Renault gives up on wide-angled V10

Fernando Alonso, Spanish GP 2003

Fernando Alonso, Spanish GP 2003 

 © The Cahier Archive

Renault Sport has announced that it will be building a conventional V10 engine next year. This marks the end of the company's disastrous foray into developing a wide-angle V10 engine and puts the team well behind it rivals in terms of developing the latest V10 technology. It had been thought that Renault would simply get on with the engine rather than drawing attention to the failure of the previous policy and it was hoped that the announcement - the full public spotlight as F1 gears up for Monaco - would be a major announcement of a new engine chief at Viry-Chatillon. This has not happened and one can only wonder what Renault's PR machine is trying to achieve.

The technical management of the new engine will be based on the existing structure with the new project being headed by Leon Taillieu. The organization says that the new engine will be ready in the middle of January 2004 and given that previous Renault publicity said that building a new engine from new takes 18 months, one must assume that the work on the new engine has been going on for some time.

"Our objective," team boss Flavio Briatore is quoted as saying, "is to design an engine that can respond to the demands of the new regulations, imposing one engine per race weekend, while at the same time maintaining our performance targets. Basically, this will be a high-performance engine, reliable for practice and the race. In order to guarantee reliability it will have a "traditional" architecture, but without any increase in weight. It will have a high level of performance because it will benefit significantly from the technological solutions that Viry-Chatillon has developed over the past three years. Far from this being a step backwards, however, the innovative expertise of Viry means we will be able to develop a one-weekend engine (750 km) with weight and performance equal to those of an engine lasting half the distance. Whilst the centre of gravity height of the engine is an important factor, the integration of whole chassis, engine and gearbox package in order to achieve a balanced, stiff package combined with both low mass and low centre of gravity is of greater importance. The new engine configuration for 2004 will not hinder us in this respect. The key part of our strategy is to achieve complete integration of chassis and engine. The new engine will answer a precise brief and "wish-list" from the Enstone team headed by Mike Gascoyne. The engine and chassis teams will develop the overall package step-by-step in total synergy. We have implanted at Enstone a small engine branch, Engine Development UK (ex-TWR), which will be managed by Viry Project Manager Pascal Tribotte".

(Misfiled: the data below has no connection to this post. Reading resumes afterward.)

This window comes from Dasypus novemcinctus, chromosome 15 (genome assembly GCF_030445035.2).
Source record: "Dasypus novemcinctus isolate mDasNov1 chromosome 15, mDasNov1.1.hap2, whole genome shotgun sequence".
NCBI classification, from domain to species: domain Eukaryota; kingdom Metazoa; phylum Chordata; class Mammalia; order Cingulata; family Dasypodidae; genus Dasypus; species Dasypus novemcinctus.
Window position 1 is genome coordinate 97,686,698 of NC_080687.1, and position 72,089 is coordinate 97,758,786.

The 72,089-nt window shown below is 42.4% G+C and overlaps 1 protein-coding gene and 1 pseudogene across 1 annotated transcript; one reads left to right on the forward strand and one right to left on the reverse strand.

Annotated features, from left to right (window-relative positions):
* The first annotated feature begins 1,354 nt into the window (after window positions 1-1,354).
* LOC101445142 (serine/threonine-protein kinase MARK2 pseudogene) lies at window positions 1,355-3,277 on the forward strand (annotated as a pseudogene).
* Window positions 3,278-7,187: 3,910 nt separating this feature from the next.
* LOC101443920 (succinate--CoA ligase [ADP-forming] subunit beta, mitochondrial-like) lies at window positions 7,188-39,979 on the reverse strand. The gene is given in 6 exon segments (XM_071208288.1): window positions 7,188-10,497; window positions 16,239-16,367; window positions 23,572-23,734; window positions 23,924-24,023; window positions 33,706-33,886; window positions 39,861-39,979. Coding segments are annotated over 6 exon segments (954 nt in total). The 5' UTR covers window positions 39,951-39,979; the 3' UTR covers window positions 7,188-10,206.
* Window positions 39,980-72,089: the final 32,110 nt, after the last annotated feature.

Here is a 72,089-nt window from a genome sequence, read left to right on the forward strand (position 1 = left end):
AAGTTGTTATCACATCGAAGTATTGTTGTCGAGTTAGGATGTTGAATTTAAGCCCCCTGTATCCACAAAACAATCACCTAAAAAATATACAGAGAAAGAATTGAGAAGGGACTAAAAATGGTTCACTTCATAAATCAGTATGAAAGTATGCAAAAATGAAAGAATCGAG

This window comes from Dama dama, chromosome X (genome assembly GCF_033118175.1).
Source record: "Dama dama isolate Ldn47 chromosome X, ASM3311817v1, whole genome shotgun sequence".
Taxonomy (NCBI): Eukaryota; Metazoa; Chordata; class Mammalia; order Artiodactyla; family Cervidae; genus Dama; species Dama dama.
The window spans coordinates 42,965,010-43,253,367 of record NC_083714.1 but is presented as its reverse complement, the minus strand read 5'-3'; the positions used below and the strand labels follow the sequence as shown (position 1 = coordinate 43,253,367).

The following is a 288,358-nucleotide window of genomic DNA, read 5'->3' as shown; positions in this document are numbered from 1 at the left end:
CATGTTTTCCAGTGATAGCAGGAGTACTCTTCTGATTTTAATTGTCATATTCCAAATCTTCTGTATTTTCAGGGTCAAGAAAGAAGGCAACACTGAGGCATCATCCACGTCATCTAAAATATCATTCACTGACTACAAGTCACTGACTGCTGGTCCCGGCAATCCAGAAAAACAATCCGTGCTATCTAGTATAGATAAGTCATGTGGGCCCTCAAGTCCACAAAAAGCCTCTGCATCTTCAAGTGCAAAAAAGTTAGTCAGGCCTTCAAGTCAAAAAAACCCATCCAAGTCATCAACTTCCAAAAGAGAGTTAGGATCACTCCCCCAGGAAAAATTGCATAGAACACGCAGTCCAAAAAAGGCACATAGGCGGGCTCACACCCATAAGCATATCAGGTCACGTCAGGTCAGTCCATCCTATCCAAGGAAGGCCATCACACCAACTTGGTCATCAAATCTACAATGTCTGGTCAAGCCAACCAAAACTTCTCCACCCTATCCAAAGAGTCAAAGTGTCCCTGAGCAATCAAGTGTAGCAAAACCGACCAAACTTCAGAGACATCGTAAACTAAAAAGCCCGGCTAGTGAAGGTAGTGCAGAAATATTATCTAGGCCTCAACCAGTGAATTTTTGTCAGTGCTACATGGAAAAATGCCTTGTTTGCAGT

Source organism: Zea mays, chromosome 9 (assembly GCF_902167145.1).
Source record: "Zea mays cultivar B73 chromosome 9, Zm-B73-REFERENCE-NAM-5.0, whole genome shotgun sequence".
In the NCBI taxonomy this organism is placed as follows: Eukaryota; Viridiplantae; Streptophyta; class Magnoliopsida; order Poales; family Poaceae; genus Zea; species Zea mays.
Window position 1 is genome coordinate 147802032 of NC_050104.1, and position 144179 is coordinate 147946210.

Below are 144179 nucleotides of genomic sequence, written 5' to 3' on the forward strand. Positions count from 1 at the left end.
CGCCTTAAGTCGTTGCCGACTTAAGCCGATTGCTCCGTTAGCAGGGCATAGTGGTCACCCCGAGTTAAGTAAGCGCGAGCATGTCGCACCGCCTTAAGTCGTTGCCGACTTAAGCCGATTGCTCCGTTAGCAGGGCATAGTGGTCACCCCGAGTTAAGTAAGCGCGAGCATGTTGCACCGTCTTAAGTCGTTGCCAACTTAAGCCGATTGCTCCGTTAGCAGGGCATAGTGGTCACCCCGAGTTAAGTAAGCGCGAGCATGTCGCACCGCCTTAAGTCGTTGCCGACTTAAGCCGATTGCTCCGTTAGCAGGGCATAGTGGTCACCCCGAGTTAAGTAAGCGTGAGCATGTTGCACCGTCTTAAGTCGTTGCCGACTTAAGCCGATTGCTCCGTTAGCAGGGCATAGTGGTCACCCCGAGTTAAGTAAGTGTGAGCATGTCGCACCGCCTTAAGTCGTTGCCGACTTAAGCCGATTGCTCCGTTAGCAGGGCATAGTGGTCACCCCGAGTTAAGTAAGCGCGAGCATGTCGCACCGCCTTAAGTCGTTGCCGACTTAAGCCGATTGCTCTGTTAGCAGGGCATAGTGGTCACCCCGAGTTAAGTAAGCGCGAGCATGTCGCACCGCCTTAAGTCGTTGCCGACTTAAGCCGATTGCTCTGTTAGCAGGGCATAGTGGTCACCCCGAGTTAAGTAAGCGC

It remains to be seen whether this will be a significant enough step to convince Gascoyne to stay at Renault for two more years or whether he will now look at accepting an offer to join Toyota, which is rumored to be offering him a huge salary to design chassis in Cologne.

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